Archive for the ‘farming’ Category
Posted by Charles II on October 4, 2013
Posted by Phoenix Woman on September 29, 2011
We have known for years about the dangers of being a trade unionist in Colombia, of the murders of organizers and labor officials. The murders have increased in frequency in the years since the US negotiated a trade deal with Colombia. They are well documented.
Now, AFL-CIO President Richard Trumka has put names to the tragedy. In a letter to President Obama, Trumka says that 22 union activists have been killed in Colombia this year, including 15 since a so-called “Action Plan” designed to crack down on union violence was instituted in the country. All of their names are in a fact sheet at the end of the letter.
Trumka added that six Catholic bishops have been killed in Colombia in 2011. The Bishops Conference of Colombia believes the killings occurred because of “their courageous commitment… with the prophetic denunciation of injustice and the cause of the poorest in the country.”
On a hillside overlooking Caracas, Venezuela, Pedro Echavez feeds sweet potato greens to his rabbits. These animals are raised for their meat, but their droppings also fertilize Echavez’s black bean and vegetable plots. This four-acre farm produces enough food to provide 80 percent of the diet for the sixteen people living in his community.
The Venezuelan equivalent of the US Department of Agriculture is overseeing the project. Yet, unlike the USDA, which gives around $20 billion in subsidies to the largest producers in the United States annually, Venezuela is giving 4.3 billion bolívares fuertes ($1 billion) in low-interest credit solely to small and medium-sized grain producers. Another 13 billion bolívares fuertes ($3 billion) is set aside for fruit and vegetable operations, as well as growers of crops like coffee, cacao and sugar cane. A portion of what farmers grow will be used to pay off the loans, and much of this produce will be locally packaged, processed and sold at state-owned supermarkets.
President Hugo Chávez’s leftist Bolivarian Revolution has embraced the idea of food sovereignty, or the right of a people to define their own food and agriculture policy. The food sovereignty movement is a global one, and the organization at the forefront, La Via Campesina, counts 300 million members. Venezuela is one of many countries, including Ecuador, Bolivia, Mali and Nepal, that have, in response to this grassroots movement, developed a legal framework for food sovereignty.
Tell your congresscritters to oppose the trade deal with Colombia. The fact that this nation’s bloodsoaked ruling classes are feted by the US’ elite, while the far more democratic and human Chavez is demonized by corporate-owned American media and corporate-owned American politicians, shows just how amoral is our leadership.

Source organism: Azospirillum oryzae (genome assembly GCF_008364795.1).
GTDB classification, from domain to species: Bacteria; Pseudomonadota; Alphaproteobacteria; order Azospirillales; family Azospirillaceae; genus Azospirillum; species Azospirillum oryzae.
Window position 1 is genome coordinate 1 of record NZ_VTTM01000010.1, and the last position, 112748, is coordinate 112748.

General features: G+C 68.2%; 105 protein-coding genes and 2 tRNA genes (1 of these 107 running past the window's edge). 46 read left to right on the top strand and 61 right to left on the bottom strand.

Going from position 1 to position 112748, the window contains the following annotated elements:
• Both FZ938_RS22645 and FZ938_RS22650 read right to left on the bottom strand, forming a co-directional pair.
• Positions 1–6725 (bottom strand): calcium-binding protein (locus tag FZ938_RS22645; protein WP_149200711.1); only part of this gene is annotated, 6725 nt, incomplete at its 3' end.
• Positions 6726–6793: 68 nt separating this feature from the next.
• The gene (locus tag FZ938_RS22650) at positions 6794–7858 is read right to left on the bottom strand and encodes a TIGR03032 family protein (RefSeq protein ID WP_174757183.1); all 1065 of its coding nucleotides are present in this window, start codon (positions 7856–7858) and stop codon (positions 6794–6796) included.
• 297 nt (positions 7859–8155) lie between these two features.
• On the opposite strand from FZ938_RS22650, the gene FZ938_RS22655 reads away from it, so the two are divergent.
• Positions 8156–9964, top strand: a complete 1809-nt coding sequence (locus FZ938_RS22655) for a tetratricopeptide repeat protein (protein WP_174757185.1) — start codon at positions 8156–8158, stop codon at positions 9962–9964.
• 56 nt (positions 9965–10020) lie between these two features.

Posted by Charles II on August 21, 2011
Kit Gillet, The Guardian
Sitting amid buckets of rice in the market, Nguyen Thi Lim Lien issues a warning she desperately hopes the world will hear: climate change is turning the rivers of the Mekong Delta salty.
“The government tells us that there are three grams of salt per litre of fresh water in the rivers now,” she says.
The vast, humid expanse of the delta is home to more than 17 million people…
Vietnam is listed by the World Bank among the countries most threatened by rising waters brought about by higher global temperatures, with only the Bahamas more vulnerable to a one-metre rise in sea levels. Such a rise could leave a third of the Mekong Delta underwater and lead to mass internal migration and devastation in a region that produces nearly half of Vietnam’s rice.
“If there was a one-metre rise, we estimate 40% of the delta will be submerged,” says Tran Thuc, director general of the Vietnam Institute of Meteorology, Hydrology and Environment. “There is also the threat of cyclones and storms linked to climate change…..”
Posted by Charles II on April 30, 2011
Via Doug at Eschaton, an article by Frederick Kaufmann on commodity inflation:
It took the brilliant minds of Goldman Sachs to realize the simple truth that nothing is more valuable than our daily bread. And where there’s value, there’s money to be made. In 1991, Goldman bankers, led by their prescient president Gary Cohn, came up with a new kind of investment product, a derivative that tracked 24 raw materials, from precious metals and energy to coffee, cocoa, cattle, corn, hogs, soy, and wheat. They weighted the investment value of each element, blended and commingled the parts into sums, then reduced what had been a complicated collection of real things into a mathematical formula that could be expressed as a single manifestation, to be known henceforth as the Goldman Sachs Commodity Index (GSCI).
in 1999, the Commodities Futures Trading Commission deregulated futures markets. All of a sudden, bankers could take as large a position in grains as they liked, an opportunity that had, since the Great Depression, only been available to those who actually had something to do with the production of our food.